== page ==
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First Come, First Served in the Intensive Care Unit: Always?

Abstract:
Abstract:

Because the demand for intensive care unit (ICU) beds exceeds the supply in general, and because of the formidable costs of that level of care, clinicians face ethical issues when rationing this kind of care not only at the point of admission to the ICU, but also after the fact. Under what conditions—if any—may patients be denied admission to the ICU or removed after admission? One professional medical group has defended a rule of “first come, first served” in ICU admissions, and this approach has numerous moral considerations in its favor. We show, however, that admission to the ICU is not in and of itself guaranteed; we also show that as a matter of principle, it can be morally permissible to remove certain patients from the ICU, contrary to the idea that because they were admitted first, they are entitled to stay indefinitely through the point of recovery, death, or voluntary withdrawal. What remains necessary to help guide these kinds of decisions is the articulation of clear standards for discontinuing intensive care, and the articulation of these standards in a way consistent with not only fiduciary and legal duties that attach to clinical care but also with democratic decision making processes.

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1. Sisko A, Keehan SP, Cuckler GA, Madison AJ, Smith SD, Wolfe CJ, et al. National health expenditure projections, 2013–23: Faster growth expected with expanded coverage and improving economy. Health Affairs 2014;33:1841–50.

2. Ward N, Levy M. Rationing and critical care medicine. Critical Care Medicine 2007;35(2, Suppl.)S102–5. Critical care is characterized by very high expenditures on a relatively few number of patients, many of whom do not survive, and it is therefore a likely place where rationing could occur (at S102).

3. Truog R, Brock DW, Cook DJ, Danis M, Luce JM, Rubenfeld GD, et al. Rationing in the intensive care unit. Critical Care Medicine 2006;34:958–63.

4. American Thoracic Society Bioethics Task Force. Fair allocation of intensive care unit resources. American Journal of Respiratory and Critical Care Medicine 1997;156:12821301.

5. See note 4, American Thoracic Society Bioethics Task Force 1997, at 1283.

6. Some may find this position ethically troubling or at least worth further analysis, but for purposes of this article, we will not discuss this particular issue here.

7. See note 4, American Thoracic Society Bioethics Task Force 1997, at 1283.

8. See note 4, American Thoracic Society Bioethics Task Force 1997, at 1284.

9. See note 4, American Thoracic Society Bioethics Task Force 1997, at 1284.

10. See note 4, American Thoracic Society Bioethics Task Force 1997, at 1284.

11. Cardoso L, McGrion C, Matsuo T, Anami EH, Kauss IA, Seko L, et al. Impact of delayed admission to intensive care units on mortality of critically ill patients: A cohort study. Critical Care 2011;15:R28; available at http://ccforum.com/content/15/1/R28 (last accessed 18 June 2016).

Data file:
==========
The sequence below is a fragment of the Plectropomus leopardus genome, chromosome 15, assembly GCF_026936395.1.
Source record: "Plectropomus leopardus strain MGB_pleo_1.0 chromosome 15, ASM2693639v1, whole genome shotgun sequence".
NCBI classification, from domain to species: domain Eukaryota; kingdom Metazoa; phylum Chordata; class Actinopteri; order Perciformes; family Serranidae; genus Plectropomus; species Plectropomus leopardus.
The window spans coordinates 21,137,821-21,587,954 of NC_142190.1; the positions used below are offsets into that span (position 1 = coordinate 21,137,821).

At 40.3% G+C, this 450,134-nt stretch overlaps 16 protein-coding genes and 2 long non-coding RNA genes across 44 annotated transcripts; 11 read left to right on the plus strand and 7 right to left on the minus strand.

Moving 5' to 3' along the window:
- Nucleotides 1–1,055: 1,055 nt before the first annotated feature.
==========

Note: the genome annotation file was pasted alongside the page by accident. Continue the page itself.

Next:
12. These have acronyms such as APACHE IV, SOFA, and TISS. See Knaus WA, Wagner DP, Draper EA, Zimmerman JE, Bergner M, Bastos PG, et al. The APACHE III prognostic system: Risk prediction of hospital mortality for critically ill hospitalized adults. Chest 1991;100:1619–36.

13. One publicized example of a bed-blocker was Scott Crawford, 41years old, who had a failing heart. He had received a heart transplant but shortly thereafter became septic. He experienced kidney and respiratory failure, and required a leg amputation, among other medical complications. He was maintained in the ICU for 11 months, even though his prospects after 6 months were described as “bleak.” His ICU care costs mounted to $2,700,000. See Adamy J, McGinty T. The crushing cost of care. Wall Street Journal, July 6, 2012; available at http://www.wsj.com/articles/SB10001424052702304441404577483050976766184 (last accessed 19 Apr 2016).

14. Wunsch H, Angus DC, Harrison DA, Linde-Zwirble WT, Rowan KM. Comparison of medical admissions to intensive care units in the United States and United Kingdom. American Journal of Respiratory and Critical Care Medicine 2011;183(12):1666–73.

15. This is the sort of argument that is often made in re-transplantation cases. See Ubel PA, Arnold RM, Caplan AL. Rationing failure: The ethical lessons of the retransplantation of scarce vital organs. JAMA 1993;270:2469–74. See in reply: Fleck LM. Re-transplantation of major organs: A critical assessment. Unpublished paper, 1994. Readers may request a copy.

16. Neergaard L. Liver transplant wait depends on where you live. The Huffington Post, October 17, 2015.

17. Fleck LM. Just Caring: Health Care Rationing and Democratic Deliberation. New York: Oxford University Press; 2009, at chap. 5.

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Cambridge Quarterly of Healthcare Ethics
  • ISSN: 0963-1801
  • EISSN: 1469-2147
  • URL: /core/journals/cambridge-quarterly-of-healthcare-ethics
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